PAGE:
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Journal Article


Nyström MB, Mikkelsen F. J. Interpers. Violence 2013; 28(3): 519-537.


(Copyright © 2013, SAGE Publishing)






The purpose of this study was to examine whether there is a correlation between the amount of psychopathy-related personality traits and the type of shame management in adolescents. Two hypotheses were examined; first, that there is a positive correlation between psychopathy-related personality traits and more unconscious and externalized shame management strategies, and second, that there is a negative correlation between psychopathy-related personality traits and more conscious and internalized shame management strategies. Gender differences were also examined. In total, 236 participants were available for the study. All were secondary-level students, aged 16 to 21 years. Of these, 196 were examined: 96 were male and 100 female. The study used two self-assessment forms-the Youth Psychopathic traits Inventory (YPI) and the Compass of Shame Scale (CoSS)-to measure the relevant personality characteristics. The results indicated gender differences, which led to all the analyses being conducted separately for males and females. Support was found for the study's first hypothesis, but not for the second, which was true for both males and females. Our results may have implications for the treatment of adolescents with a high percentage of psychopathy-related personality traits; they also indicate the need for more research on the association between psychopathy and shame management.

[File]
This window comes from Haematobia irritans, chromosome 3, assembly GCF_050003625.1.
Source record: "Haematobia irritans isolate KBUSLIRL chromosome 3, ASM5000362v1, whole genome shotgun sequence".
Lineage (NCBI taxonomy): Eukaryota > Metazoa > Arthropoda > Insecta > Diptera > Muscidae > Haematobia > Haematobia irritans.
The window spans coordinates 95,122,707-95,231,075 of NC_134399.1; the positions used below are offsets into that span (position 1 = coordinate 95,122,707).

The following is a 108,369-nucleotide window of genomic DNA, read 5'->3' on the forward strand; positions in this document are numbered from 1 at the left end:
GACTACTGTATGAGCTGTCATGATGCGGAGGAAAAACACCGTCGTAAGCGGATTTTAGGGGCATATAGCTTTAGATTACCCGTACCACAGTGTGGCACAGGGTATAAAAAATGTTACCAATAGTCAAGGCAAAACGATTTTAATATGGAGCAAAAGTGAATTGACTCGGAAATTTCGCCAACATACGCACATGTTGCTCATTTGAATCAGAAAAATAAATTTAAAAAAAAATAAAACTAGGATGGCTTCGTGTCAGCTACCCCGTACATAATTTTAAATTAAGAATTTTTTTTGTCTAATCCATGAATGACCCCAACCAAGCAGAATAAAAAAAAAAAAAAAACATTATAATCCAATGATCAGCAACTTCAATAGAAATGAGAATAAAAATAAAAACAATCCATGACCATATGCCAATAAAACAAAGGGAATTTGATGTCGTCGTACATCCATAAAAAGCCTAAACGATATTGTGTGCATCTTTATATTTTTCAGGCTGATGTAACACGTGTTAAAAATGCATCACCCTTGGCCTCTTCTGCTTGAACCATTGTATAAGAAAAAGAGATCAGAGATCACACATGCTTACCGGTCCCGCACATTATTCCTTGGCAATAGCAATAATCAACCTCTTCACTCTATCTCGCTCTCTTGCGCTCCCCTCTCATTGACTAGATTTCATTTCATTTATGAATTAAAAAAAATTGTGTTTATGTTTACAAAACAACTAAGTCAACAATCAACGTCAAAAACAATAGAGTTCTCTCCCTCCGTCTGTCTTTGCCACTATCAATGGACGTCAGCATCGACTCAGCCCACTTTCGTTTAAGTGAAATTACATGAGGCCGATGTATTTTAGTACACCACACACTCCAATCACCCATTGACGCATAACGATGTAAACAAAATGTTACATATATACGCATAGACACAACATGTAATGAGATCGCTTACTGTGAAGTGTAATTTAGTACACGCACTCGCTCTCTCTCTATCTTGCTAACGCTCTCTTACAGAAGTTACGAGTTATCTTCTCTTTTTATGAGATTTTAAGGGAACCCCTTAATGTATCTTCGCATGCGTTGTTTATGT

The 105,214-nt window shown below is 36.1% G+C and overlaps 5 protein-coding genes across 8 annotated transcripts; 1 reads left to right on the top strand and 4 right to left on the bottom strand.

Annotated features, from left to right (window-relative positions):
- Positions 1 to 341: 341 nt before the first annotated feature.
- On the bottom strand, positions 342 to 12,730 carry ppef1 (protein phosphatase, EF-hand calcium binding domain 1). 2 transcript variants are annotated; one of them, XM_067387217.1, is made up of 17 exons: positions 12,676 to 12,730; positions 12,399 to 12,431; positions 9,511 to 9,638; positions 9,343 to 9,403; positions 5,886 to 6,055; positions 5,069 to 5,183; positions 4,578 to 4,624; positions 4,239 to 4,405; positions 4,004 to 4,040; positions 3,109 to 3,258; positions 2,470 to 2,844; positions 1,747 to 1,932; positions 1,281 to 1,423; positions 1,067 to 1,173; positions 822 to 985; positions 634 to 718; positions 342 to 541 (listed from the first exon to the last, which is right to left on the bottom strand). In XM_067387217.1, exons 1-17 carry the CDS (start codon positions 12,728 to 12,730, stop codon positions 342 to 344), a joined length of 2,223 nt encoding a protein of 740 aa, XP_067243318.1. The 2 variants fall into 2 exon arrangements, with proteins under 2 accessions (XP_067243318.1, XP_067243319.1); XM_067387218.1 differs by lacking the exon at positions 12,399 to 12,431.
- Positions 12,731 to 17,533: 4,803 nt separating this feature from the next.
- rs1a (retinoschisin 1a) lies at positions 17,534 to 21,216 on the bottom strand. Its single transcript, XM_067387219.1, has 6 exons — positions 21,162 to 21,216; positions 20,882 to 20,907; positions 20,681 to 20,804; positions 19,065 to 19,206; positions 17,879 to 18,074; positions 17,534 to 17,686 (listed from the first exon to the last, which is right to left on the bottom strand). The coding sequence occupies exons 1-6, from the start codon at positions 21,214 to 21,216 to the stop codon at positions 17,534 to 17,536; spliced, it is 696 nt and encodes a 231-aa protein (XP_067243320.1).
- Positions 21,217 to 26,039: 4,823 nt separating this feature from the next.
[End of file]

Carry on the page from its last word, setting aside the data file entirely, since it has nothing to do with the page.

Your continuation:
Language: en


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